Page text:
Sorry this got so long but I wanted to be thorough!  If you have any questions or concerns then please comment or PM me!!!  Best of luck to everyone in recovery and you CAN do this!!!! :)

EDIT: I do want to say that I do not want to bash anyone who believes in Gwyneth's methods or anyone who has had success with it before.  I think that she has helped a lot of people and I give her a lot of respect for that.  This is based on what I have learned through my experiences and other people that I have helped recover.  This is in no way to say that she is illegitimate in her methods or is giving false information or anything like that. 

5 Replies (last)

...............................

I agree with you and have been struggling for 29 years with anorexia,spit/chew,purging,binging with weights 68-185 pounds. I was told at my age and I will never get periods again due to cervical cancer,ablation etc., that I do not need 2000 plus to gain.Gwyneth has a specialty in allergies,gastro. and that is great but the same approach does not work for all.I actually gained on 1200-1400 calories daily and even at healthy weight for me,my mom and sister gained on over 1600-1700 calories.I hate the Minnesota Starvation reference because they did not have eds and were men.By the way I get edema all the time but it runs in my family whom is all over weight.Thanks for this post!!

Thanks for this! I think it's important that people read and understand this. xoxo

Original Post by iwikiba2:

I agree with you and have been struggling for 29 years with anorexia,spit/chew,purging,binging with weights 68-185 pounds. I was told at my age and I will never get periods again due to cervical cancer,ablation etc., that I do not need 2000 plus to gain.Gwyneth has a specialty in allergies,gastro. and that is great but the same approach does not work for all.I actually gained on 1200-1400 calories daily and even at healthy weight for me,my mom and sister gained on over 1600-1700 calories.I hate the Minnesota Starvation reference because they did not have eds and were men.By the way I get edema all the time but it runs in my family whom is all over weight.Thanks for this post!!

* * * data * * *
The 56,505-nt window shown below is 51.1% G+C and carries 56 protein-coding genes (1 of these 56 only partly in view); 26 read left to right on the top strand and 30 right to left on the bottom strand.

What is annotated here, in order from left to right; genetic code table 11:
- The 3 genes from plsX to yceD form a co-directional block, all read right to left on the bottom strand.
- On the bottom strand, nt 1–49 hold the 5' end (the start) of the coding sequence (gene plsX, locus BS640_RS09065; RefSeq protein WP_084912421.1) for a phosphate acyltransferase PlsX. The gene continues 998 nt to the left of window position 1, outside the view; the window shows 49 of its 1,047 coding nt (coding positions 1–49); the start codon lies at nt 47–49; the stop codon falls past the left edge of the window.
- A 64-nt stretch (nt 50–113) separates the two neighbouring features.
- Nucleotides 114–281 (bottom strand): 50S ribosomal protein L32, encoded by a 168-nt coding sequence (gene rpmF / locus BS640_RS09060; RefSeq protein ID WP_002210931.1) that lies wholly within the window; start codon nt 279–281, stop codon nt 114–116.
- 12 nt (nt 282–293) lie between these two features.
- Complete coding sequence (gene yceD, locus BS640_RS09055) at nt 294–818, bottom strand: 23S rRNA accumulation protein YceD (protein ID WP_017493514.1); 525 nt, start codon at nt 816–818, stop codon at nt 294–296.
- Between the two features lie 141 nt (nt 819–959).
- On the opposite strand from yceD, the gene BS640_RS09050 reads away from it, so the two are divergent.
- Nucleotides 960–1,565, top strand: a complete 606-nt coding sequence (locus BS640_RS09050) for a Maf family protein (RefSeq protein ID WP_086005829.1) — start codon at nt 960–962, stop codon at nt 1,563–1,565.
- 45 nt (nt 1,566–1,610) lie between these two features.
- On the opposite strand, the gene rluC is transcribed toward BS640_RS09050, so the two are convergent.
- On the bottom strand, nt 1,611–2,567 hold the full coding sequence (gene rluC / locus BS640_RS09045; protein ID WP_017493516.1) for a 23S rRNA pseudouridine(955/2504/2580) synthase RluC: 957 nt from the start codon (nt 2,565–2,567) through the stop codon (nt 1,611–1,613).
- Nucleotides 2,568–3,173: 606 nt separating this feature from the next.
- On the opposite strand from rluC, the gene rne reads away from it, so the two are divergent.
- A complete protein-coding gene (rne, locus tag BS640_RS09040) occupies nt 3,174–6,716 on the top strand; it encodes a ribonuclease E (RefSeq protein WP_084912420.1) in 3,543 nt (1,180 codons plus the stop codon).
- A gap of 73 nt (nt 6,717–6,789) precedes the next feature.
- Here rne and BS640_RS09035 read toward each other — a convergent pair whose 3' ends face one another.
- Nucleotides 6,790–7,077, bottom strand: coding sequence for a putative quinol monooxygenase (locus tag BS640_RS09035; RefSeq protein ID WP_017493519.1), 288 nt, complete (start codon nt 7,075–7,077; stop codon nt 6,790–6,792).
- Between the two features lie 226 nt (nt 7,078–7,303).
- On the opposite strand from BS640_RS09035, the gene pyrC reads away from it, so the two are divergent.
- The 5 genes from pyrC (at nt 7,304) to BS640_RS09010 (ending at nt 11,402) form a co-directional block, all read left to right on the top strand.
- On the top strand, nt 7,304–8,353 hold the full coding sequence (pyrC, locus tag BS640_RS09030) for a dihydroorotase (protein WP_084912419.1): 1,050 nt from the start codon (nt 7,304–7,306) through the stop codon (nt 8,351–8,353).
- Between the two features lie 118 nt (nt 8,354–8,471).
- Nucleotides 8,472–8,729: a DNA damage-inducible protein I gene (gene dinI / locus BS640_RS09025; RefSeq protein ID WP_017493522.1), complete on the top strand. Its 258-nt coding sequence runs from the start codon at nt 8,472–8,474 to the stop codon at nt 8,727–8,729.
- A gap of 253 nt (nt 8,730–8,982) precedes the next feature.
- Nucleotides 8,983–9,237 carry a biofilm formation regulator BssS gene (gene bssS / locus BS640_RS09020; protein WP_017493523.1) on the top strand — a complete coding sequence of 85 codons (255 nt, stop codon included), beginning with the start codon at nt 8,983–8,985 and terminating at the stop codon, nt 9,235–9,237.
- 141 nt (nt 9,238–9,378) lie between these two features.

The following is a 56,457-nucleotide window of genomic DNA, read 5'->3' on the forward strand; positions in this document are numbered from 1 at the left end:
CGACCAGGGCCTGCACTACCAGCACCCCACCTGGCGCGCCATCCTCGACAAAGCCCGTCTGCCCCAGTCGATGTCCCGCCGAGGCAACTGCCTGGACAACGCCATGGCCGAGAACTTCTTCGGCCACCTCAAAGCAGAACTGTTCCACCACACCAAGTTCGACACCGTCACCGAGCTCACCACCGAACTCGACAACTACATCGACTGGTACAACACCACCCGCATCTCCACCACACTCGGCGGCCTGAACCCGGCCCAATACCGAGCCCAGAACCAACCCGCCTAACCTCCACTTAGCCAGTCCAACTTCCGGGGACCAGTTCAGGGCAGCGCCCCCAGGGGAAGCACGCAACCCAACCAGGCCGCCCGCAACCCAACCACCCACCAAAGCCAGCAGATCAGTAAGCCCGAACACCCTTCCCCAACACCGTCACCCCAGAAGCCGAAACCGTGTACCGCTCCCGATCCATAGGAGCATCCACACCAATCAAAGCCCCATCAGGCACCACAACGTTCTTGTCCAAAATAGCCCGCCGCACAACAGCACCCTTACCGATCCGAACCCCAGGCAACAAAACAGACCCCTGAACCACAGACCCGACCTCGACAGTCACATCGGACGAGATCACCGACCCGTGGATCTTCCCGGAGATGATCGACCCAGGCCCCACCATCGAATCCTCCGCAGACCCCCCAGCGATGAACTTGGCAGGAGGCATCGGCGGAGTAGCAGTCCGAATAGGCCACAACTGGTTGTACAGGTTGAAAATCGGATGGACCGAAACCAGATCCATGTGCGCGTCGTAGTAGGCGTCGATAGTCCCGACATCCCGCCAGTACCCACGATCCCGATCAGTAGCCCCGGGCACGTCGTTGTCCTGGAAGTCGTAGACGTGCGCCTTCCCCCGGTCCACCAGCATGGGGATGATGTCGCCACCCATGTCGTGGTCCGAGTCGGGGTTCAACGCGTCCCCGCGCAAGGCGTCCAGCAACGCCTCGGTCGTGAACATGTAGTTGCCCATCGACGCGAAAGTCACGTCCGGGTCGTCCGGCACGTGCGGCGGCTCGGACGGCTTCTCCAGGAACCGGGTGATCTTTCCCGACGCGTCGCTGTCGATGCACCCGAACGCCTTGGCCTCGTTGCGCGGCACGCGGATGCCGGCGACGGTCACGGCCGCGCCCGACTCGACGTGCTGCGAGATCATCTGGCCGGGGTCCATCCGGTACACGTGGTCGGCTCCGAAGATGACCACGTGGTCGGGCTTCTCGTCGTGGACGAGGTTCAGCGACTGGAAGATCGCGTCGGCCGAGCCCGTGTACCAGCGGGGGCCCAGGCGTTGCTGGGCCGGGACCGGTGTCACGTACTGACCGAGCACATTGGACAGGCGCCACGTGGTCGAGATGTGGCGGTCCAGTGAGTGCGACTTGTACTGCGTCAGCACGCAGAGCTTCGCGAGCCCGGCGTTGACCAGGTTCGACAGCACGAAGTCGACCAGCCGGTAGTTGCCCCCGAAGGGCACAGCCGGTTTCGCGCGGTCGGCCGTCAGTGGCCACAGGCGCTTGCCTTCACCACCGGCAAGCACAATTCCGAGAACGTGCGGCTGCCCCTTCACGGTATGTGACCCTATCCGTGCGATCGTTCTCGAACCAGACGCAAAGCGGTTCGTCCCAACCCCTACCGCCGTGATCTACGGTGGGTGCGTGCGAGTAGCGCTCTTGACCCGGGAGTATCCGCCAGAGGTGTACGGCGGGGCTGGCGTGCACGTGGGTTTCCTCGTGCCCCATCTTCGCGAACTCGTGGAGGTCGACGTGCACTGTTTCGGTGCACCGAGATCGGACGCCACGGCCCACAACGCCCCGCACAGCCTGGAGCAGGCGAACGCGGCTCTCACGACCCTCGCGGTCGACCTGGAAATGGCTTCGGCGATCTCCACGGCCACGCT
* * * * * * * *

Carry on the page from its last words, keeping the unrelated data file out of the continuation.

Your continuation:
Actually, the Minnesota Starvation Study is a pretty good reference. I'm a male who has been recovering and I relate to it to a tee.

missrising: Hi!  What I do agree with is the 2500 for females and 3000 for men and teenagers.  I think that most of her concept are true and they work, but my biggest thing is that she does not let you learn to listen to your body through intuitive eating when they are weight restored.  The reason I am a huge activist for this is because I feel like it helps build a healthy relationship between your mind and body.  I do agree with MOST of what she says except the maintenance part and some of her numbers are generalized but usually are correct for most people.  I do not mean to discredit her AT ALL and I do know that she is EXTREMELY smart and helpful in recovery!  I basically just like what my nutritionist had me do (and other people that I help her see) to maintain and I really think it helps your overall body image.  That is my main point to posting this.  Sorry that I did not state that more clearly before.

iwihiba: I am happy that you found a recovery system that works for you!  I really support it when treatment teams give individualized plans because I feel that these help people the most and make people feel the best they possible can!  I wish you the absolute best!! :)

bergeramanda: You're welcome and you are so sweet!!! :)

christian: I am happy that the Minnesota Study helps you a lot!  I find it a useful reference in most people's cases and I wish you luck in recovery!! :) 

5 Replies
Advertisement
Advertisement